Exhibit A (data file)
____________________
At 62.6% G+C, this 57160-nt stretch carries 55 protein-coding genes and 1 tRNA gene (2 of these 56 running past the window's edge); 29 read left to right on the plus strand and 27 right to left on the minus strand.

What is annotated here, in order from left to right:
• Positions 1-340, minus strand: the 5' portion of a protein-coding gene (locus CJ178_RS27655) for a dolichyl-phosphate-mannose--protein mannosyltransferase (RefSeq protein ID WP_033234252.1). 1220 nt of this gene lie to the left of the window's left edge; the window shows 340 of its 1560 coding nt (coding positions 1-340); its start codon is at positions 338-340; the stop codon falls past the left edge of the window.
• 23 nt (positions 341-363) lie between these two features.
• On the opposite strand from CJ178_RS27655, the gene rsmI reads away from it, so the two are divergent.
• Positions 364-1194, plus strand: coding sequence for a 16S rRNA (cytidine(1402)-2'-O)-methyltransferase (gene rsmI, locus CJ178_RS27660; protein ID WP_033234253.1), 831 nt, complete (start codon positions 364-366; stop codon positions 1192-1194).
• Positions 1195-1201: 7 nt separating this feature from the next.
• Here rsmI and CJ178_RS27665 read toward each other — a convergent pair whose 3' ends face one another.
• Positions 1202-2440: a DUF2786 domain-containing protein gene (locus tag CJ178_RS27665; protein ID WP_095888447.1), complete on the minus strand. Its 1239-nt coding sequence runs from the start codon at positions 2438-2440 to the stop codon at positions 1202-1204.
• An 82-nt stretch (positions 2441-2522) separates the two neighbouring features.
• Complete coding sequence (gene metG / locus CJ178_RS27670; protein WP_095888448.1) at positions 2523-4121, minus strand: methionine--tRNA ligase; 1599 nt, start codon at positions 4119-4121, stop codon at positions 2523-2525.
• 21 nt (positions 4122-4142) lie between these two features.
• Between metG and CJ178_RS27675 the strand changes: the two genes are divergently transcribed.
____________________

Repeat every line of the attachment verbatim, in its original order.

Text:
At 62.6% G+C, this 57160-nt stretch carries 55 protein-coding genes and 1 tRNA gene (2 of these 56 running past the window's edge); 29 read left to right on the plus strand and 27 right to left on the minus strand.

What is annotated here, in order from left to right:
• Positions 1-340, minus strand: the 5' portion of a protein-coding gene (locus CJ178_RS27655) for a dolichyl-phosphate-mannose--protein mannosyltransferase (RefSeq protein ID WP_033234252.1). 1220 nt of this gene lie to the left of the window's left edge; the window shows 340 of its 1560 coding nt (coding positions 1-340); its start codon is at positions 338-340; the stop codon falls past the left edge of the window.
• 23 nt (positions 341-363) lie between these two features.
• On the opposite strand from CJ178_RS27655, the gene rsmI reads away from it, so the two are divergent.
• Positions 364-1194, plus strand: coding sequence for a 16S rRNA (cytidine(1402)-2'-O)-methyltransferase (gene rsmI, locus CJ178_RS27660; protein ID WP_033234253.1), 831 nt, complete (start codon positions 364-366; stop codon positions 1192-1194).
• Positions 1195-1201: 7 nt separating this feature from the next.
• Here rsmI and CJ178_RS27665 read toward each other — a convergent pair whose 3' ends face one another.
• Positions 1202-2440: a DUF2786 domain-containing protein gene (locus tag CJ178_RS27665; protein ID WP_095888447.1), complete on the minus strand. Its 1239-nt coding sequence runs from the start codon at positions 2438-2440 to the stop codon at positions 1202-1204.
• An 82-nt stretch (positions 2441-2522) separates the two neighbouring features.
• Complete coding sequence (gene metG / locus CJ178_RS27670; protein WP_095888448.1) at positions 2523-4121, minus strand: methionine--tRNA ligase; 1599 nt, start codon at positions 4119-4121, stop codon at positions 2523-2525.
• 21 nt (positions 4122-4142) lie between these two features.
• Between metG and CJ178_RS27675 the strand changes: the two genes are divergently transcribed.